Romano did mention agents as sources, such as a tweet about Napoli player Khvicha Kvaratskhelia that also contained a link to an interview with agent Christian Emile on Romano’s YouTube channel. The naming of sources could be impacted by the 280-character limit on each tweet. Romano’s named contacts consisted of player agents, players, managers, directors, and chief executives, which does not represent a departure from traditional understandings of ‘official’ sources (Sherwood et al. 2017a).
Romano’s tweets related to men’s football and his authored transfer tweets focused on the wealthiest clubs in the main European leagues of England, Germany, Italy, and Spain. This finding is consistent with previous research that has discovered sports journalists are operating in an increasingly narrow sports news environment that prioritises major football clubs (Cable and Mottershead 2018).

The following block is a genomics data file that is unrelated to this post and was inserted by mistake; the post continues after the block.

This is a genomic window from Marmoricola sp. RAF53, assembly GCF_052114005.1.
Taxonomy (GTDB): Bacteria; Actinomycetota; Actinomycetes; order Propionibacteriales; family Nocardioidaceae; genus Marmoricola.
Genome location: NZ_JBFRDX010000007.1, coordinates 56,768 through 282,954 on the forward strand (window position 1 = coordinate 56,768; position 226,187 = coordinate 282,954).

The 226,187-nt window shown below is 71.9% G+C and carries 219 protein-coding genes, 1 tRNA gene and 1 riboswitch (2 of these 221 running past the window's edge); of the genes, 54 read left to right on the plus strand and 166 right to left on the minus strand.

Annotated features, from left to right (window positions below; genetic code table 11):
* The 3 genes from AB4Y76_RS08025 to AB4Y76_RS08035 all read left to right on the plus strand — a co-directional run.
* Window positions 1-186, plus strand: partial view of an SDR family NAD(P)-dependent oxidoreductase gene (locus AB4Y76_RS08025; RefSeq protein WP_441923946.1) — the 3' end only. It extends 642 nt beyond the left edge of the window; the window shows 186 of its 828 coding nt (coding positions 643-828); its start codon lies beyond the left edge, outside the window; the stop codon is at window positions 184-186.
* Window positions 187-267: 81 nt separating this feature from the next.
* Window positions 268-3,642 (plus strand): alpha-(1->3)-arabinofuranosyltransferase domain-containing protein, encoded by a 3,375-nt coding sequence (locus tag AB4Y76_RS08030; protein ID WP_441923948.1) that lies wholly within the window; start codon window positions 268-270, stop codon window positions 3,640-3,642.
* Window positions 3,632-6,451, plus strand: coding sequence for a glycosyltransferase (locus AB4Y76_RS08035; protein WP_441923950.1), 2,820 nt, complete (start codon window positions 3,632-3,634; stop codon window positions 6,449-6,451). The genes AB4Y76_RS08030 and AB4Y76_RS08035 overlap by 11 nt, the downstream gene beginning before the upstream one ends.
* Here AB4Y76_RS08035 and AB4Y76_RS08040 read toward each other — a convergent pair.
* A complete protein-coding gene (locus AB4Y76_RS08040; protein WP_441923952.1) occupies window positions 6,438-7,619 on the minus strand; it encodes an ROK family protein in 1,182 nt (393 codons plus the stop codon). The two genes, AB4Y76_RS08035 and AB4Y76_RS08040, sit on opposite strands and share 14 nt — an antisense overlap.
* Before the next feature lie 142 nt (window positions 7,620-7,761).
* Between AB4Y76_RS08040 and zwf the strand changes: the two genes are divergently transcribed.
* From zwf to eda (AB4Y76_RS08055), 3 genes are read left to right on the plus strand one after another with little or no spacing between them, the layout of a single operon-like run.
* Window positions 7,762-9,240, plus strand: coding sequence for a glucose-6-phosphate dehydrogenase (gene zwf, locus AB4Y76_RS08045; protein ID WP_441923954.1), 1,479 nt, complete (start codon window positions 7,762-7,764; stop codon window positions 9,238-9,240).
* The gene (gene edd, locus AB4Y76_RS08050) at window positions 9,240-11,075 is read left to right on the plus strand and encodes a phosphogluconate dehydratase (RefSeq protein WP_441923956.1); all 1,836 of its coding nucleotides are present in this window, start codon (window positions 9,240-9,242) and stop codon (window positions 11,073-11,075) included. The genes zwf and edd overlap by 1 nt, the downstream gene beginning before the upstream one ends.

In some cases, clubs were mentioned on only one occasion because their player had attracted interest from one of the leading European teams. Palmeiras, a Brazilian club based in Sao Paolo, was mentioned three times (2%—see Table 3) due to the story being circulated that its player Endrick was attracting interest from Real Madrid, Chelsea, and Paris-Saint Germain. Other clubs were mentioned once because of noteworthy developments, such as highly rated midfielder Pablo Marin about to sign a new contract with Real Sociedad (6/11).